Sitting there, I shook my head. What was I even doing? I just needed to tell him the truth. Let this thing between us die before I got burned big time, but I couldn’t . . . I couldn’t not try with him. Not after all these years of wanting him.
God, I sounded like I had a split personality. Go after him. Don’t go after him. Tell him the truth. Don’t say anything. I was giving myself whiplash.
“You need to tell him the truth,” Calla advised. “As soon as possible. But I wouldn’t worry about it too much.”
I arched my brows at her.
“Seriously,” she insisted. “It’s not like you lied about something major.”
“I think not telling him we didn’t have sex is pretty major.”
“Not really.” Calla smiled at me. “Trust me, there are worse lies out there. It’s not like you lied about being with someone else while with him or anything like that. He’ll understand. Right, Katie?”
She watched me, pouty lips turned down at the corners.
Calla elbowed her as she frowned. “Right, Katie?”
Frost coated my insides as Katie’s eyes clouded over. “I don’t know, Roxy. Tell the truth before he gets in those pants of yours for real. If you don’t, I think you’ve gone too far.”
Agreeing, I nodded slowly. The same dread I experienced the first time I realized I needed to tell Reece what really happened returned.
Calla cleared her throat. “It’ll be okay.”
“She’s right,” Katie agreed, stabbing her last link with her fork. “Besides, you broke Henry Williams’s window and he still gave you an orgasm. You’ll probably get an even better one out of this.”
Smacking my palm off my forehead, I groaned. “Oh God. Who doesn’t know about that?”
“No one, honey.” Katie bit off half the link. “Absolutely no one.”
Calla and I watched Katie speed out of the parking lot in her Mini Cooper, almost clipping a minivan that had a Baby On Board bumper sticker, but when the van parked, an elderly couple climbed out.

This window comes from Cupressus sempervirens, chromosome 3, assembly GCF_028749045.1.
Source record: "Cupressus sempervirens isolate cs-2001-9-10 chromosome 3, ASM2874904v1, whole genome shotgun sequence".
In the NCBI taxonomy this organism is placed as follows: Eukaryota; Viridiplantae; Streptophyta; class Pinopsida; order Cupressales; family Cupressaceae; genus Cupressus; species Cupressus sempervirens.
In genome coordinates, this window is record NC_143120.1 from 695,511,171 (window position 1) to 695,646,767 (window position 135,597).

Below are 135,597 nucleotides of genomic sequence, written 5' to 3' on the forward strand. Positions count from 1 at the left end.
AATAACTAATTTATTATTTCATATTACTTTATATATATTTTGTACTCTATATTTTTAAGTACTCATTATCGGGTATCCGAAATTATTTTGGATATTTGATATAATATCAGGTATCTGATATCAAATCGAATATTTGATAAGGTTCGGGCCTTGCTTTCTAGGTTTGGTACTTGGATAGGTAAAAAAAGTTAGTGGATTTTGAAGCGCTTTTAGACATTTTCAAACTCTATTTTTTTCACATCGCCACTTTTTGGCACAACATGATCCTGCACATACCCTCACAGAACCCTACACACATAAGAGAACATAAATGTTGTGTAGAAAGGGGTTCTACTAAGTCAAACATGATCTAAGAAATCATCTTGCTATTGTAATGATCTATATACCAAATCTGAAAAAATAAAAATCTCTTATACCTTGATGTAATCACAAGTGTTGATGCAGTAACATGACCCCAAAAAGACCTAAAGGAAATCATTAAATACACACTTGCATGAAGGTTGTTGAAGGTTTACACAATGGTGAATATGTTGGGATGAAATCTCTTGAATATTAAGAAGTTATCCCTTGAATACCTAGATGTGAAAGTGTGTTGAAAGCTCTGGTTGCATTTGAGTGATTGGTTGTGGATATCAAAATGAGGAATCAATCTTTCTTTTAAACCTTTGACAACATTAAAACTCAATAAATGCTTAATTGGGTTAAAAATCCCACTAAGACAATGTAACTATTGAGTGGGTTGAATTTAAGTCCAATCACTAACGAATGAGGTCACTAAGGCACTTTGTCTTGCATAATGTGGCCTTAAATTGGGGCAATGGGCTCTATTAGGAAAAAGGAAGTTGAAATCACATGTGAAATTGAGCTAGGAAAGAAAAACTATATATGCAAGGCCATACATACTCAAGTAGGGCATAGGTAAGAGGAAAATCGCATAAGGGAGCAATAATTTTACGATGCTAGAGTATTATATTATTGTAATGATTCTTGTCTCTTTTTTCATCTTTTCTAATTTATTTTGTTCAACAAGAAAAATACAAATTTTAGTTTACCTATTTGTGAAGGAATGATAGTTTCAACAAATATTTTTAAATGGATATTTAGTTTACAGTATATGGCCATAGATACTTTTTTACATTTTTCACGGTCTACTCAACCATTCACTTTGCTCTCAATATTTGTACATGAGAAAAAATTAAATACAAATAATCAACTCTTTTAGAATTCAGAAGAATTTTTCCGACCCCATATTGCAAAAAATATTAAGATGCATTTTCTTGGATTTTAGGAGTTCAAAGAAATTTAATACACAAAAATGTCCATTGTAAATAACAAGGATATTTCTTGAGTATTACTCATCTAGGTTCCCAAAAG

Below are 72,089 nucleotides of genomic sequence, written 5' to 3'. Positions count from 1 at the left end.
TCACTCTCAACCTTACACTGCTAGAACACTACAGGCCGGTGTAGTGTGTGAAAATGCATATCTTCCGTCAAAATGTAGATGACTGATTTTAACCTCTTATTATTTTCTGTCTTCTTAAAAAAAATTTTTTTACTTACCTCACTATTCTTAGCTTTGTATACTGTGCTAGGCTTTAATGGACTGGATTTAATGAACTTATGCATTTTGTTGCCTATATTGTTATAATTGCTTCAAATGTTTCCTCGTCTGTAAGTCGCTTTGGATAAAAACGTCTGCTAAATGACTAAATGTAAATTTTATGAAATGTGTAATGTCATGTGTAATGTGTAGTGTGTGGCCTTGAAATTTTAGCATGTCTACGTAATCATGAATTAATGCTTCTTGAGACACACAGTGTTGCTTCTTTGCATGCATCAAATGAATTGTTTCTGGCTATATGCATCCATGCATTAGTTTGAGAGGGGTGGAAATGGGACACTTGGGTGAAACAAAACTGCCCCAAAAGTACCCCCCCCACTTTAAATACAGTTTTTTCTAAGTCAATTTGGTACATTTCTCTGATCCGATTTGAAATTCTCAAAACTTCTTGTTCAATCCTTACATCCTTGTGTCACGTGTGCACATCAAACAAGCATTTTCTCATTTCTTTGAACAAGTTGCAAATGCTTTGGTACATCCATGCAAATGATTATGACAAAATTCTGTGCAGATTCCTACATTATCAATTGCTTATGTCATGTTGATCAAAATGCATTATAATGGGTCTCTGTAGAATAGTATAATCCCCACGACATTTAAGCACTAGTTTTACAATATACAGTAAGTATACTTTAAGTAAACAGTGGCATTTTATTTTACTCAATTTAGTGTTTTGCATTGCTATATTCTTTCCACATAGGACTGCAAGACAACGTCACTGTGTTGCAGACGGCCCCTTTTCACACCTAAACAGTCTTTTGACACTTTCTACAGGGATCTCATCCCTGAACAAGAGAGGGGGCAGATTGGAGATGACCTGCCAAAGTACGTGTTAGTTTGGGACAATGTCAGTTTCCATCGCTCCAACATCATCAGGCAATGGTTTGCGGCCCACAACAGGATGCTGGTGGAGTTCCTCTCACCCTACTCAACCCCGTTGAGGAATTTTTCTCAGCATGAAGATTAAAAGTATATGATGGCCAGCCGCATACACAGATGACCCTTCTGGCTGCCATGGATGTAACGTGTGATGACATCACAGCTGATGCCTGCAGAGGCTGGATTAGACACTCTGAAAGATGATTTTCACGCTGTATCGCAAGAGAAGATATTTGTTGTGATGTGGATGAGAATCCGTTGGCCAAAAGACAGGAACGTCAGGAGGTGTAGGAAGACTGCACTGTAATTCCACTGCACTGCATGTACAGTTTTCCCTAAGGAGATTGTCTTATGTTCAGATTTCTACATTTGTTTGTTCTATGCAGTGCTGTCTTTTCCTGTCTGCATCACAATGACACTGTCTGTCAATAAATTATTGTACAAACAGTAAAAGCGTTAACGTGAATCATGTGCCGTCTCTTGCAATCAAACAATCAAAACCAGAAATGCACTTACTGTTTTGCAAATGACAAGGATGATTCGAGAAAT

“You’re really not going to hold a séance, are you?” Calla asked.
I laughed loudly. I’d told them about the strange things happening in my apartment. Luckily neither of them thought I was crazy or that I was weird for thinking that my place may be haunted. Of course, Katie had lots of ideas of how to address the strange happenings, and one of them was by calling someone in town who supposedly communed with spirits and could host a séance.
“Ah, you know, I don’t think that will be a great idea,” I said, grinning. “If there really is a ghostie roaming around, it hasn’t tried to scare me. In a way, it’s been strangely helpful.”
Calla snorted. “I bet more people would like to have a ghost like that.”
“And the whole idea of séance or allowing a psychic in the house just—I don’t know, if that’s what it really is, I don’t want to know what’s there. As long as I don’t wake up in the middle of the night and find it staring at me, then I’m cool with it.”
“Oh my God.” She shuddered. “That’s so creepy.” There was a pause. “But what if it isn’t a ghost?”
“What else could it be? Seriously, though? Unless I have people living under my stairs like in that creepy eighties movie, it’s either a ghost or I’m losing my mind.”